“[There’s] the general philosophy that work—no matter what—is always good. The one thing that the political left and right often both agree on is that more jobs are always a solution to any problem. They don’t say “good” jobs that actually do something. So when you’re a supply-side conservative saying we need to give tax cuts to job creators, you don’t talk about what kind of jobs you’re hoping to create. And then there’s the left-wing person talking about how we need more jobs to support hardworking families…”
Focusing on the high-tech future is short-sighted. Trying to maintain human jobs is too. Jobs, especially ones supplying a wage or income, are becoming as cave walls were after humans figured paper out. It’s time we start seriously looking at the real future.
That future is not jobs. Or STEM.
STEM is an interim step to the future. Of course, corporations like Intel and Apple pour a lot of money into “STEMifying” school systems. Make no mistake: these are self-serving investments. They aren’t about the future. They are about now: keeping qualified employees streaming from university campuses.
Nothing wrong with that.
But while corporate leaders literally shape school agendas, policy makers could be focusing on a broader topic: how to allow a civilization to go where an automated, technically enhanced humanity wants to go: where jobs are obsolete and human passion and self-actualization direct human activity, energy and focus. In other words, a spiritual future.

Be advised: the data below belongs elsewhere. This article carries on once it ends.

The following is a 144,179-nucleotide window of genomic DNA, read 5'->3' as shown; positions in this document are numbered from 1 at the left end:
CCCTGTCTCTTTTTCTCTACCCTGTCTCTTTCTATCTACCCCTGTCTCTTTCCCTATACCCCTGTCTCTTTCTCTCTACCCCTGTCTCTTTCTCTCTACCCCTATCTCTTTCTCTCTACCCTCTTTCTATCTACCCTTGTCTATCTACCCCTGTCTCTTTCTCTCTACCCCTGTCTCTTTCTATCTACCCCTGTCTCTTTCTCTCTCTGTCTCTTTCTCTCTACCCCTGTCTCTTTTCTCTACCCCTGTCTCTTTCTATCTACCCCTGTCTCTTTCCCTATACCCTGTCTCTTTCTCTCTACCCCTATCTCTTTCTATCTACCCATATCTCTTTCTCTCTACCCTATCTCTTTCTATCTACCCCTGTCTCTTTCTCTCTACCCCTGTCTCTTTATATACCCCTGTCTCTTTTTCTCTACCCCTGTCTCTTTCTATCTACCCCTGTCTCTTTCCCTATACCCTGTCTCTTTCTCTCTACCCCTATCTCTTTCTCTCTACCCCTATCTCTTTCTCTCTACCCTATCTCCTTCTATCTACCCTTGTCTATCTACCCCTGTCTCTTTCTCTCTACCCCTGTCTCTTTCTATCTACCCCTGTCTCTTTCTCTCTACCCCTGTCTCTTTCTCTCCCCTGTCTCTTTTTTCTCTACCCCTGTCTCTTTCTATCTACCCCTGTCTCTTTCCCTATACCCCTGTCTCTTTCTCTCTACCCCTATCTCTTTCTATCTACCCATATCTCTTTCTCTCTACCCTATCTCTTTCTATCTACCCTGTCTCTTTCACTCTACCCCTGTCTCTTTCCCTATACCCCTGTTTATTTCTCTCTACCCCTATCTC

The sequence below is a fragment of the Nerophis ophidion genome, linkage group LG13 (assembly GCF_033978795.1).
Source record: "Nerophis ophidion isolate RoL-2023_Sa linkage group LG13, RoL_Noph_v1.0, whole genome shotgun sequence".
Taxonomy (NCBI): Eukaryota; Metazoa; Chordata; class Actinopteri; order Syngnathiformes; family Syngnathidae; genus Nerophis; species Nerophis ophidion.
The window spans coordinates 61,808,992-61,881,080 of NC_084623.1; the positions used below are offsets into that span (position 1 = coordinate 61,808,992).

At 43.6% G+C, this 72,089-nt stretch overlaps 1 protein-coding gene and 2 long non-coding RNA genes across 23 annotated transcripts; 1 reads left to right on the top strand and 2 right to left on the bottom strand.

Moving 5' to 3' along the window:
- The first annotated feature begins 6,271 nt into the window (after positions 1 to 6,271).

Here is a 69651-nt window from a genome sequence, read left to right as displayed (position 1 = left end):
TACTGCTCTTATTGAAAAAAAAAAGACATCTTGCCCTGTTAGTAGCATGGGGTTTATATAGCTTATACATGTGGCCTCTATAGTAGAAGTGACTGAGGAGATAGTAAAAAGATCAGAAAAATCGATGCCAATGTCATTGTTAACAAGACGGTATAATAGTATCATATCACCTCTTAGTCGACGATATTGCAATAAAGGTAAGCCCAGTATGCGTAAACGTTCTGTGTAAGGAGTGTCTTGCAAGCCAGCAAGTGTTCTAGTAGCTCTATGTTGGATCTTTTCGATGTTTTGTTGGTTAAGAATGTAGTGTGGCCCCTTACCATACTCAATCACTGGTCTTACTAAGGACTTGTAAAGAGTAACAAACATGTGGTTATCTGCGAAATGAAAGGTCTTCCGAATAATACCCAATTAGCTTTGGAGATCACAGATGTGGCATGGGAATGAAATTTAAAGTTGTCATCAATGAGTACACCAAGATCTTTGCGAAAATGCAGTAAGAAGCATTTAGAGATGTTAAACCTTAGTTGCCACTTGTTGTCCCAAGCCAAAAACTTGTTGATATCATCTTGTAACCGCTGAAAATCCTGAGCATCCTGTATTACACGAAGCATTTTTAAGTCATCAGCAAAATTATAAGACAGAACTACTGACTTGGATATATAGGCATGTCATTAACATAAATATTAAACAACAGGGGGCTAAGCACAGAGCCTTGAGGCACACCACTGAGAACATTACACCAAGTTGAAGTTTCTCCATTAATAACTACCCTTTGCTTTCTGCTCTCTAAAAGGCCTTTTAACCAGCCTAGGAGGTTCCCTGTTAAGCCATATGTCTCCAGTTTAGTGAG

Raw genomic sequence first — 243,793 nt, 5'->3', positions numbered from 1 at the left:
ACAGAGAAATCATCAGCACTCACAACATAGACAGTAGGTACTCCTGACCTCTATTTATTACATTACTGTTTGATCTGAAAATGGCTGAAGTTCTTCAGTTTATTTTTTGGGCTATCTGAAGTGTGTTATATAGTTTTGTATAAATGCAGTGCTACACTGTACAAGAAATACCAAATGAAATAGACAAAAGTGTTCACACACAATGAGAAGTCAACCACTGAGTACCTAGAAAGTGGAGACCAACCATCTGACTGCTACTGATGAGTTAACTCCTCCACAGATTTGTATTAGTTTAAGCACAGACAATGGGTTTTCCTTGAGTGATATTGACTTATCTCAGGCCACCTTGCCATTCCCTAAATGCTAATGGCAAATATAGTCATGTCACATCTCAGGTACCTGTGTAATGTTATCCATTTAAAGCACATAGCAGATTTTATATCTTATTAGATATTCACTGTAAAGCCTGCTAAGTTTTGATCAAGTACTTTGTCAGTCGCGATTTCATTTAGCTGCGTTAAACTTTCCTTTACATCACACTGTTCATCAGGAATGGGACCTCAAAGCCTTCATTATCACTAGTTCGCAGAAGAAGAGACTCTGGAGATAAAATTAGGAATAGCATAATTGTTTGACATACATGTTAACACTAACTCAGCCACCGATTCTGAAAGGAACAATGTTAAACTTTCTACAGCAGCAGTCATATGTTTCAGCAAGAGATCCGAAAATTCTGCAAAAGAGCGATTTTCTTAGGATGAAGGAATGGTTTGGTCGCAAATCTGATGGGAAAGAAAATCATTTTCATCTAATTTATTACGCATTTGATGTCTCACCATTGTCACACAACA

Or, policy makers can become irrelevant. Like jobs.
It’s unfair to say all corporate leaders want to phase out Liberal Arts education. It may even be unfair to say some do. The Atlantic article notes employers are loath to choose between a person with a technical background or a person with a Liberal Arts background. They want both.
But people will give up traditional income-paying jobs when a traditional income no longer stands between that person and getting their needs met.
What will corporations do then? We know. But that’s a different story.
Perhaps the paradox of the past is while employers and employees alike focus on jobs and their educational prerequisites, both may be positioning themselves to be out of whack with the future. Most of humanity is myopic. So long as they’re up on the latest sports score, movie, or presidential tweet, they’re good.
Meanwhile the visionaries get on with making the impossible possible. The old saw fits here: Those who say it can’t be done shouldn’t bother those doing it.
Keep busy binge-watching Blindspot.
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Total automation may not come suddenly, but for some it’s going to seem that way. The “some” are those who didn’t see it coming and thus didn’t prepare. They’ll swear it happened over night. Like streaming video.
The good news is, the way we are structuring society, with healthcare, education, shelter and more provided to all at no cost and with the ability for anyone to do virtually anything and generate wealth for themselves, even the unprepared will be just fine.
Properly applied, a Liberal Arts education can enable one to fully explore their human potential. But people can’t properly apply said education when they are too busy “earning” a living. Earning a living is mankind’s greatest fallacy.
And a big reason so many try to preserve jobs. They believe the falsehood. That’s why we’re offering humanity a different approach. We think a better one.